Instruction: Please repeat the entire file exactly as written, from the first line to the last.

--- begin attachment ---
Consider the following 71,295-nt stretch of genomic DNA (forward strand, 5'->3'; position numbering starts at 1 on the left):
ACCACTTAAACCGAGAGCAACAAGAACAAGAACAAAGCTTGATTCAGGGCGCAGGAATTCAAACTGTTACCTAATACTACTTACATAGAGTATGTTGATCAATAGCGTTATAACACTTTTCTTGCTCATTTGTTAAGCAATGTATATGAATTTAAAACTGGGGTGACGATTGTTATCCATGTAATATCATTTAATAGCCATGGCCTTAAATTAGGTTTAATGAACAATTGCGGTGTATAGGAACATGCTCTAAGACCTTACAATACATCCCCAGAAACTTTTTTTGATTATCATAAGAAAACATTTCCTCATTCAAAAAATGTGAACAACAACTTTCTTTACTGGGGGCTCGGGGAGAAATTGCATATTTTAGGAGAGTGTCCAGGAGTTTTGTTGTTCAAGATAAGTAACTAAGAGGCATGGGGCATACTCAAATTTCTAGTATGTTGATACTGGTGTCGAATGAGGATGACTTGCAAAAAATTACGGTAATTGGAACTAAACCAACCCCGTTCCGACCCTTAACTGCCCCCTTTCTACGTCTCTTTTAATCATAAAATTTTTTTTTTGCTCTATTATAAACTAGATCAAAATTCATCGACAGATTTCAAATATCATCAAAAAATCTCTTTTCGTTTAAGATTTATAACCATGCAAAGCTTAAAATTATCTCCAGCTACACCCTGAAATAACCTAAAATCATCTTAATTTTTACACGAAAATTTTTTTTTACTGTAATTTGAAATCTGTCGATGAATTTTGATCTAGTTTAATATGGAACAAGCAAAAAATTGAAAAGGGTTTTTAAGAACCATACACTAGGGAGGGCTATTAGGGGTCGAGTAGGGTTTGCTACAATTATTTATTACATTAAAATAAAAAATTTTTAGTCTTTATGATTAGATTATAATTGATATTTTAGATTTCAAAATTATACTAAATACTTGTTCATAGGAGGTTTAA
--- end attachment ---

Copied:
Consider the following 71,295-nt stretch of genomic DNA (forward strand, 5'->3'; position numbering starts at 1 on the left):
ACCACTTAAACCGAGAGCAACAAGAACAAGAACAAAGCTTGATTCAGGGCGCAGGAATTCAAACTGTTACCTAATACTACTTACATAGAGTATGTTGATCAATAGCGTTATAACACTTTTCTTGCTCATTTGTTAAGCAATGTATATGAATTTAAAACTGGGGTGACGATTGTTATCCATGTAATATCATTTAATAGCCATGGCCTTAAATTAGGTTTAATGAACAATTGCGGTGTATAGGAACATGCTCTAAGACCTTACAATACATCCCCAGAAACTTTTTTTGATTATCATAAGAAAACATTTCCTCATTCAAAAAATGTGAACAACAACTTTCTTTACTGGGGGCTCGGGGAGAAATTGCATATTTTAGGAGAGTGTCCAGGAGTTTTGTTGTTCAAGATAAGTAACTAAGAGGCATGGGGCATACTCAAATTTCTAGTATGTTGATACTGGTGTCGAATGAGGATGACTTGCAAAAAATTACGGTAATTGGAACTAAACCAACCCCGTTCCGACCCTTAACTGCCCCCTTTCTACGTCTCTTTTAATCATAAAATTTTTTTTTTGCTCTATTATAAACTAGATCAAAATTCATCGACAGATTTCAAATATCATCAAAAAATCTCTTTTCGTTTAAGATTTATAACCATGCAAAGCTTAAAATTATCTCCAGCTACACCCTGAAATAACCTAAAATCATCTTAATTTTTACACGAAAATTTTTTTTTACTGTAATTTGAAATCTGTCGATGAATTTTGATCTAGTTTAATATGGAACAAGCAAAAAATTGAAAAGGGTTTTTAAGAACCATACACTAGGGAGGGCTATTAGGGGTCGAGTAGGGTTTGCTACAATTATTTATTACATTAAAATAAAAAATTTTTAGTCTTTATGATTAGATTATAATTGATATTTTAGATTTCAAAATTATACTAAATACTTGTTCATAGGAGGTTTAA